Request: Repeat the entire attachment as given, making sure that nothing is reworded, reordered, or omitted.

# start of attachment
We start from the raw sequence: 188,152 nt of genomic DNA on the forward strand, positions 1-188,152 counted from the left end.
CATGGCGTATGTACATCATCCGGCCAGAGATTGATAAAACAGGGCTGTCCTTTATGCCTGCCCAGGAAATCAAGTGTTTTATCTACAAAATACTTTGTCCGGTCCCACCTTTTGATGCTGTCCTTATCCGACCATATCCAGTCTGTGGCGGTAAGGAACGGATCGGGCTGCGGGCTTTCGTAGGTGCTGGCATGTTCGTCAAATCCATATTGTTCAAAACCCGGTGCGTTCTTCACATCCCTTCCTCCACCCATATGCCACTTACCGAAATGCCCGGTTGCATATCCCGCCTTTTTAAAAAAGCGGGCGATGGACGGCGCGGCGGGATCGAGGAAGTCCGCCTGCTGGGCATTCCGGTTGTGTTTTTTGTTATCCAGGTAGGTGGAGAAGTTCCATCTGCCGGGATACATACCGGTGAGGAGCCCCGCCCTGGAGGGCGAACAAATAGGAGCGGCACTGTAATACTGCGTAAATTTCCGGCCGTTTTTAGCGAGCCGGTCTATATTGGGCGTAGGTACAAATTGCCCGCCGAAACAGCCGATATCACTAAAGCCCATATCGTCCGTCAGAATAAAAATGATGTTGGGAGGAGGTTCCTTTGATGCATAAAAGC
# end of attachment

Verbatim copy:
We start from the raw sequence: 188,152 nt of genomic DNA on the forward strand, positions 1-188,152 counted from the left end.
CATGGCGTATGTACATCATCCGGCCAGAGATTGATAAAACAGGGCTGTCCTTTATGCCTGCCCAGGAAATCAAGTGTTTTATCTACAAAATACTTTGTCCGGTCCCACCTTTTGATGCTGTCCTTATCCGACCATATCCAGTCTGTGGCGGTAAGGAACGGATCGGGCTGCGGGCTTTCGTAGGTGCTGGCATGTTCGTCAAATCCATATTGTTCAAAACCCGGTGCGTTCTTCACATCCCTTCCTCCACCCATATGCCACTTACCGAAATGCCCGGTTGCATATCCCGCCTTTTTAAAAAAGCGGGCGATGGACGGCGCGGCGGGATCGAGGAAGTCCGCCTGCTGGGCATTCCGGTTGTGTTTTTTGTTATCCAGGTAGGTGGAGAAGTTCCATCTGCCGGGATACATACCGGTGAGGAGCCCCGCCCTGGAGGGCGAACAAATAGGAGCGGCACTGTAATACTGCGTAAATTTCCGGCCGTTTTTAGCGAGCCGGTCTATATTGGGCGTAGGTACAAATTGCCCGCCGAAACAGCCGATATCACTAAAGCCCATATCGTCCGTCAGAATAAAAATGATGTTGGGAGGAGGTTCCTTTGATGCATAAAAGC